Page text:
FIRST DRIVE: Still a minivan, but Pacifica not a ‘grudge’ purchase

Autos Apr 04, 2016 by Neil Moore Ajax News Advertiser

NEWPORT BEACH, CA: Until now, I haven’t been a fan of the van.

I’ll agree there’s nothing else on earth that, with the pull of a few straps, can morph to any challenge: ferrying sports teams, separating warring siblings, transporting tipsy wine tourers – or hauling two adults and a whopping stack of drywall.

The minivan is the Swiss army knife of vehicles, and on practicality alone, it should be feeling more love. Unfortunately, nobody has been able to fix its “mom’s taxi” styling. And no, the stick-figure families don’t help.

On that note, I brought my own family for the launch of what I’d hoped would be a renaissance of this useful, but dreary domestic hauler.

The 2017 Chrysler Pacifica was rolled out in Newport Beach, CA to our group of winter-weary Canadian journalists (and their kin) in what would be a proper test of this all-new model, not to be mistaken for the crossover that left showrooms in 2008.

What I mean by ‘proper’ isn’t putting the Pacifica into the hands of enthusiasts who would tear up and down the nearby canyon roads, and then whinge about the driving dynamics it was never meant to achieve.

Although handling is pretty good.

No, FCA had provided an authentic southern California day-tripping experience where we’d make full use of the Pacifica’s long list of family-friendly features, gleaned from its 32 years in pioneering and leading the minivan segment.

Features you’ll find in the Grand Caravan and Town & Country that still own two thirds of the market – and some you won’t.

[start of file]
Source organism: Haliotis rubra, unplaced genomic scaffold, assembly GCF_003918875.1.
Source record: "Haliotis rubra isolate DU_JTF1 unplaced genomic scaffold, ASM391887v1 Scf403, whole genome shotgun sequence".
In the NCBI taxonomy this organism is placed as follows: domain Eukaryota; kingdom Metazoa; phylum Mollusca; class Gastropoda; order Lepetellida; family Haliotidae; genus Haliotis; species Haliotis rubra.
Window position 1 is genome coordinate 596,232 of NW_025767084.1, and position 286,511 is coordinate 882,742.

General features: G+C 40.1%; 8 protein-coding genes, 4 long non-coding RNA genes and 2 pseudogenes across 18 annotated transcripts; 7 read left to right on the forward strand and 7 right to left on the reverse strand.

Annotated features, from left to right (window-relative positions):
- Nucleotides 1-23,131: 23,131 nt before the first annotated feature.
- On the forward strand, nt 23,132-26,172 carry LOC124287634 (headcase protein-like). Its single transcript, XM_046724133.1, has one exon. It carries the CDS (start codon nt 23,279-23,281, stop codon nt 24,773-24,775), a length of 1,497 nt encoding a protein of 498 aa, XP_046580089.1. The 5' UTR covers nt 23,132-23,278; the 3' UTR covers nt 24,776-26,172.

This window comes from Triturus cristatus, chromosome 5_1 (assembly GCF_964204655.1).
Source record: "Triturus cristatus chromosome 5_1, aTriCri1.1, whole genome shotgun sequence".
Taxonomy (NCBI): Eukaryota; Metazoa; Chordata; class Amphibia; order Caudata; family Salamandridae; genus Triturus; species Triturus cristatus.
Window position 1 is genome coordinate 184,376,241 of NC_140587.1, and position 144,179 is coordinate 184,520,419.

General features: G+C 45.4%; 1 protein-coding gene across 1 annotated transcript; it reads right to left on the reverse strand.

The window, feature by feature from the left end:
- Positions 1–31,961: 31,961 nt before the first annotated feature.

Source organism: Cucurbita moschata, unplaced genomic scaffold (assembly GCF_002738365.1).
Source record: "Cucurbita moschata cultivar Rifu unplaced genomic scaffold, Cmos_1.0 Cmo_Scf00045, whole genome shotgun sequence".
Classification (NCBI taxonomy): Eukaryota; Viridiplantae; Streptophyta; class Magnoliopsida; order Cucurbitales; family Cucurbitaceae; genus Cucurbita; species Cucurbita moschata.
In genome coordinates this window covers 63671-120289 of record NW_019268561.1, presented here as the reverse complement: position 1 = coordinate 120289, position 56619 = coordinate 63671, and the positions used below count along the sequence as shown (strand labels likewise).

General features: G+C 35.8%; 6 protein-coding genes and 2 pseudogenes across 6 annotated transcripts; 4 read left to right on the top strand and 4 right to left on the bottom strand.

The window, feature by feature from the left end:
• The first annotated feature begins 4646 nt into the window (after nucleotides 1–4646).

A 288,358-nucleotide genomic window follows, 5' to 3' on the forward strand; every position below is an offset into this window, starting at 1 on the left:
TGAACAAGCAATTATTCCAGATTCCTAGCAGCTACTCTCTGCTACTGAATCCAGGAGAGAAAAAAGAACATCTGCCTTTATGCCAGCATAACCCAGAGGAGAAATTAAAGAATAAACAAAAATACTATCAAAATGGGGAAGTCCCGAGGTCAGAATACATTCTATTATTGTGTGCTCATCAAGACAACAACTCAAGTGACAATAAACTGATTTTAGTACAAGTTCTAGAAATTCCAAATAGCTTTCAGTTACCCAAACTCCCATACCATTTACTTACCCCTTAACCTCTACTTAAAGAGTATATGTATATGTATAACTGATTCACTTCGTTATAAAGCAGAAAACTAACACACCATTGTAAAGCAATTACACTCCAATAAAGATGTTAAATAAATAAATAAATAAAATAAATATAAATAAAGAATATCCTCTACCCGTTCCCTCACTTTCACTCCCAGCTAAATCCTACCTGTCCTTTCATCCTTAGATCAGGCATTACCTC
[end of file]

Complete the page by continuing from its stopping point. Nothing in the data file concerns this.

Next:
Let’s begin with the styling that isn’t simply a refresh of any FCA minivan.

My tester was a top-trim Limited model, rolling on 20-inch alloys (base vehicles get 17’s), with a long wheelbase and short overhangs to appear firmly planted.

Side glass looks long and uninterrupted between the A and C pillars. And what you won’t see riding atop Pacifica’s fashionably high beltline is the usual sliding door track beneath the rear window.

On some minivans, it sticks out like a canker. On Pacifica, it’s concealed.

This all-new ride may still look like a minivan, but didn’t make me feel like Clark Griswold among the Mercs, Bimmers and Audis the Newport locals were driving.

But a posh look comes at upscale dollars. Pacifica is replacing the pricey Town & Country, although the more budget-friendly Grand Caravan remains.

Pacifica comes in three flavours in Canada: $43,995 for the Touring L, $46,995 for the Touring-L Plus, and $52,995 for the Limited. U.S. customers also get two lower trim levels.

The base comes standard with a rich content list, features like leather seating, heated up front and with 12-way power for the driver; smart key with pushbutton start; five inch Uconnect touchscreen infotainment; dual power sliding doors and power liftgate; tri-zone climate control; remote start; backup camera and Stow ’n Go with Stow ’n Go Assist.

The latter item is handy.

Push the assist button and the front seats shift forward so you can lift the floorboards and drop the middle row. (L models get the driver’s side only, L Plus models get both.)

Just a few seconds to a flat cargo floor, or the fun of riding limo-style from the third row. My kids loved it, sitting with legs outstretched while gaming on the available rear entertainment screens.